Along with the widespread recognition achieved by many professional athletes comes substantial “publicity rights,” which can be cultivated for financial benefit. In short, publicity rights protect a person’s name or likeness from being used by others for commercial gain, unless that person grants permission. As such, publicity rights are generally regarded as a tangential aspect to traditional intellectual property rights like patents, trademarks, copyrights or trade secrets. Indeed, there can even be a certain overlap of publicity rights with other IP rights, particularly with trademark rights – such as when a person’s name is linked to a specific product or service.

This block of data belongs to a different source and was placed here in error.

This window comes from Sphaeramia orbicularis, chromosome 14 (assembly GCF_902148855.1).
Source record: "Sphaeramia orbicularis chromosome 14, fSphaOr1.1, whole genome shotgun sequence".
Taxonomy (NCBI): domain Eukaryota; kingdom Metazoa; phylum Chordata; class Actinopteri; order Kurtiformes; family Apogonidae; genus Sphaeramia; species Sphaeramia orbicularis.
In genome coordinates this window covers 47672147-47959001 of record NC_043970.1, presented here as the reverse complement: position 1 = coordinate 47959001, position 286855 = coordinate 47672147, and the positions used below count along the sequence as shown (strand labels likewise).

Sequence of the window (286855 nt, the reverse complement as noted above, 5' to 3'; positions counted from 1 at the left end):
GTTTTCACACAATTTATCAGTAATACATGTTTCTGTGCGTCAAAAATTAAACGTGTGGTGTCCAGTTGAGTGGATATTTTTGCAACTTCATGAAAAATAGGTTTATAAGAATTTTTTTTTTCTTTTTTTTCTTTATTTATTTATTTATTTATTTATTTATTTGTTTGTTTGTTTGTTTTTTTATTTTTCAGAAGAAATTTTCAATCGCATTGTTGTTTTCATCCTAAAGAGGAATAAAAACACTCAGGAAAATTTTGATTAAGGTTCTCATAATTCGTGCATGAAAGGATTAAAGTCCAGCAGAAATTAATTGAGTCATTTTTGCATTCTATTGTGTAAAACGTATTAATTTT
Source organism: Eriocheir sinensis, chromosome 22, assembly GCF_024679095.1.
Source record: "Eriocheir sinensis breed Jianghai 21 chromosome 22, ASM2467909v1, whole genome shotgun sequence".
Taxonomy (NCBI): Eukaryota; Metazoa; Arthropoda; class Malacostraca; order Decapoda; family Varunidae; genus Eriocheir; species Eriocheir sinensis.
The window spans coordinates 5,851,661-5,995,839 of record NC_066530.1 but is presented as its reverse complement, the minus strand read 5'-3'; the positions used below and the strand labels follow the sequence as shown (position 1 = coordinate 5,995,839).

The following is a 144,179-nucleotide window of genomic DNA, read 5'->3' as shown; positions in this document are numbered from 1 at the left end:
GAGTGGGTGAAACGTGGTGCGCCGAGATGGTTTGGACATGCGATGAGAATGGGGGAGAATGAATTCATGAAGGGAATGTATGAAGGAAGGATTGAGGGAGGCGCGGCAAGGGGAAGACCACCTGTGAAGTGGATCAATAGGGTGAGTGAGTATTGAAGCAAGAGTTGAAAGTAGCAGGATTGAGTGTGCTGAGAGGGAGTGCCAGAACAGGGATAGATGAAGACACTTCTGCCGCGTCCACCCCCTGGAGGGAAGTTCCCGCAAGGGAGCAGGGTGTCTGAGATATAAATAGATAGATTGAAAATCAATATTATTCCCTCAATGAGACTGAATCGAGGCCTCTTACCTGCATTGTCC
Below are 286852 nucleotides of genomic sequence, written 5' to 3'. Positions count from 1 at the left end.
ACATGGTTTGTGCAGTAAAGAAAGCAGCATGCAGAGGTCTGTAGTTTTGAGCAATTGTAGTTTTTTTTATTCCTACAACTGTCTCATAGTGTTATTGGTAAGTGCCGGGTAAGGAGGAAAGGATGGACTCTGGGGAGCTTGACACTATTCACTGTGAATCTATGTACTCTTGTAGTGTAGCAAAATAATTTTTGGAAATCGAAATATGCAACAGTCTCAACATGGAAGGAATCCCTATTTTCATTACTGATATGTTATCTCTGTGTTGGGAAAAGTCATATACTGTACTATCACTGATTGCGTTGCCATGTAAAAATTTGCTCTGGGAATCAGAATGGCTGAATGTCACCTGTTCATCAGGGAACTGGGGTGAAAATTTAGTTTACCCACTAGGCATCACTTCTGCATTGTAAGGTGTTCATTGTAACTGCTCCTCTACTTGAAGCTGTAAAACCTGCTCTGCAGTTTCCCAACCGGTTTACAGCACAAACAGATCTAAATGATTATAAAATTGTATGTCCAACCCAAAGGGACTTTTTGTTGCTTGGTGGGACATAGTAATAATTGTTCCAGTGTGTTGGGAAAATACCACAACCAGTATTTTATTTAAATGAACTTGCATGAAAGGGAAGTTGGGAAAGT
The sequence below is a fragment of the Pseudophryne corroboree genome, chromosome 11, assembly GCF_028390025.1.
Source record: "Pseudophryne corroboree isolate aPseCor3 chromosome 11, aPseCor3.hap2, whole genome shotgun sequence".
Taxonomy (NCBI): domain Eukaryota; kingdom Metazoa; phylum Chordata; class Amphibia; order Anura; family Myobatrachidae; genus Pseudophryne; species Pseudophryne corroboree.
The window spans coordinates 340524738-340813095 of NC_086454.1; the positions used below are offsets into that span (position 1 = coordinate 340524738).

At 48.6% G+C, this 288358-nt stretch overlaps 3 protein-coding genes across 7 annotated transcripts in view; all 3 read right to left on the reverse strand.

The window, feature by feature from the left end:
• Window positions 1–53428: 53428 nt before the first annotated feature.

Increasingly, professional athletes and other types of celebrities are cashing in on their personal brands by lending their name or likeness not only via traditional endorsemets, but also by promoting their own unique brands. While the general practice of promoting one’s own brand of apparel, fragrances, restaurants,etc., is well established, celebriteis appear to be applying the concept to a variety of less traditional items such as alcoholic beverages or even candy. In one example, pro golfer John Daly formally adopted his name for use on “JOHN DALY” alcoholic beverages, apparently following the lead of his fans. In another example, pro tennis player Maria Sharapova is marketing a new candy product called “SUGARPOVA.”

Perhaps this evolution of marketing strategies will continue towards even more obscure goods and services as pro athletes and other celebrities witness the success of their entrepreneurial peers.

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